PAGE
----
George Washington, Mahandas K. Gandhi, and Martin Luther King Jr. led rebellions against injustice, and the fight goes on worldwide. For the past 35 years, World War 3 Illustrated has published progressive comics commentary on macro- and micropolitical struggles, and this anniversary anthology presents 80-plus selections grouped roughly by theme. Police brutality, environmental issues, women's empowerment, 9/11, Hurricane Katrina, and the Occupy movement, for example, all come to life here in personal as well as broader narratives. Always passionate and striking, the pieces range from "Jesus Is Suffering for You," Mike Diana's primitively drawn but explicit and devastating satire on Sunday school through "K-9's First Time," K-9 and Fly's somber account of a nine-year-old girl pressured into sex (finely crafted pen-and-ink drawings) to Kuper's teal-washed inks about the Israel/Palestine hostilities. An especially cutting send-up, also from Kuper, slams George Bush as anti-health insurance and prowar but in the color kiddy cartooning style of the old Richie Rich comics.
VERDICT While background notes would have clarified selections lacking contextual details, this disturbing yet stirring sampler of views, topics, and techniques for activist comics should prove enlightening and inspirational reading.
Peter Kuper’s The System By Thomas L. Batten Library Journal September 2014
Following a huge cast of characters from every tier of urban life-including an oily stockbroker, a love-struck interracial couple, a disgraced detective seeking redemption by catching a serial killer, and an international saboteur-Kuper (World War 3 Illustrated) presents an absolutely epic tale, all the more impressive for being sans dialog or captions. Inhabiting New York City at the peak of a political scandal, Kuper's characters navigate a city in which each brief meeting or missed connection serves as another link in a chain connecting every life, escalating in some cases to moments of grace and in others to catastrophe. Illustrating in a distinctive stencil and street art-influenced style, Kuper manages to pack an incredible amount of detail into every panel, so what at a glance looks like a breezy read is actually incredibly dense and absorbing.
Verdict Although told with a relative lack of text, The System has the heft of a literary novel and should be embraced by both comics fans and open-minded readers of literary fiction.
Peter Kuper’s The System By Win Wiacek Now Read This! August 25th, 2014
Artist, storyteller and activist Peter Kuper was born in Summit, New Jersey in 1958, before the family moved to Cleveland when he was six. The youngster met fellow comics fan Seth Tobocman and they progressed through the school system, catching the bug for self-publishing early. They then attended Kent State University together. Graduating, they moved to New York in 1979 and, whilst both studying at the Pratt Institute in Brooklyn, created the political art/comics magazine World War 3 Illustrated...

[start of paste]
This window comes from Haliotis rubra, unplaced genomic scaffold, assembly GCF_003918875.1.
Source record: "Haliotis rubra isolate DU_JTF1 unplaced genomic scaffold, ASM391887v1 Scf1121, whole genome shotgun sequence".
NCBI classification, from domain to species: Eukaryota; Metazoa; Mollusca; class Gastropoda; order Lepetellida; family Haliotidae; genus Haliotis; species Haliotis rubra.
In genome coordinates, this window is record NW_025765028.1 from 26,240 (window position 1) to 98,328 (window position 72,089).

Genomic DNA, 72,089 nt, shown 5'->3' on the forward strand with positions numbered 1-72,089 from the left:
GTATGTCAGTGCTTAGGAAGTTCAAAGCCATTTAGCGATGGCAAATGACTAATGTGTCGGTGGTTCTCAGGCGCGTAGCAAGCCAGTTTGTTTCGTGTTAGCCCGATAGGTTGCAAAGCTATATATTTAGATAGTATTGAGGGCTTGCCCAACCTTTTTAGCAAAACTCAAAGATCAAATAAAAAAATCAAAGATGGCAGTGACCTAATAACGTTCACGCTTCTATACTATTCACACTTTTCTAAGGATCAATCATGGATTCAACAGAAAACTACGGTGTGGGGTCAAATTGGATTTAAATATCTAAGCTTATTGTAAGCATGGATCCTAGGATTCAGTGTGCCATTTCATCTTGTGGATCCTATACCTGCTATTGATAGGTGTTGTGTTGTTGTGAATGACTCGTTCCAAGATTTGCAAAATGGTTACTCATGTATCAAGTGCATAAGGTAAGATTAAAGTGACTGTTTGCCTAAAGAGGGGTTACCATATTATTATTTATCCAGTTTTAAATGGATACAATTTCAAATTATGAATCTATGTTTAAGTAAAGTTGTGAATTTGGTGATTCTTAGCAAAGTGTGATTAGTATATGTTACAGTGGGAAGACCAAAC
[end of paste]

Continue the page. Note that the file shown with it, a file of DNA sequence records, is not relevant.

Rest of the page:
There are so many million stories in The City and they are all connected through the unceasing urban pulse and incessant, unending forward motion of The System…
Clever, compulsive and breathtakingly engrossing, this delicious exercise in dramatic interconnectivity and carefully constructed symbolism is a brilliant example of how smart and powerful comics can be.
Peter Kuper’s The System: By John Seven Vermicious August 15th, 2014
"...Kuper latches onto the human flotsam from all over the city — taxi drivers, strippers, street preachers, kids, cops on the verge of retirement, young people in love — and mixes them up in the grimy urban blender to see how they interact. There is plenty of tragedy to go around, some hope to soften the blow, and one cynical final point. It’s not a system I would necessarily want to be part of — and, full disclosure, I was once — but Kuper manages to capture it with an elegant, colorful flow and detail."
"In a moment of heightened awareness one day back in 1995, Peter Kuper, while riding the packed #2 train, began wondering about his fellow passengers and their destinations in a new way.
“Was this trip all we have in common,” he thought, “or might our lives crisscross and impact one another in positive or even catastrophic ways. If the flap of a butterfly’s wings in China could cause a storm in Manhattan, what would the various actions of a subway full of commuters incite?”"...
Horror than Hope: The Comic Art of World War 3 Illustrated By Paul Buhle Dissent Magazine July 24th, 2014
It is safe to say that nothing, in the annals of comic art, has ever resembled World War 3 Illustrated. New issues have come out more or less annually for the past thirty-five years, though they have not always been easy to locate West of the Hudson river; distribution has not been a strong point, but the art, rarely repetitive or clichéd, has been. Year to year and decade to decade, it has been drawn by new hands, in a continual effort to bring along young artists committed to social themes but groping for their own way forward. Luckily for comic enthusiasts everywhere, this remarkable body of work is now collected in an oversized, chock-full volume.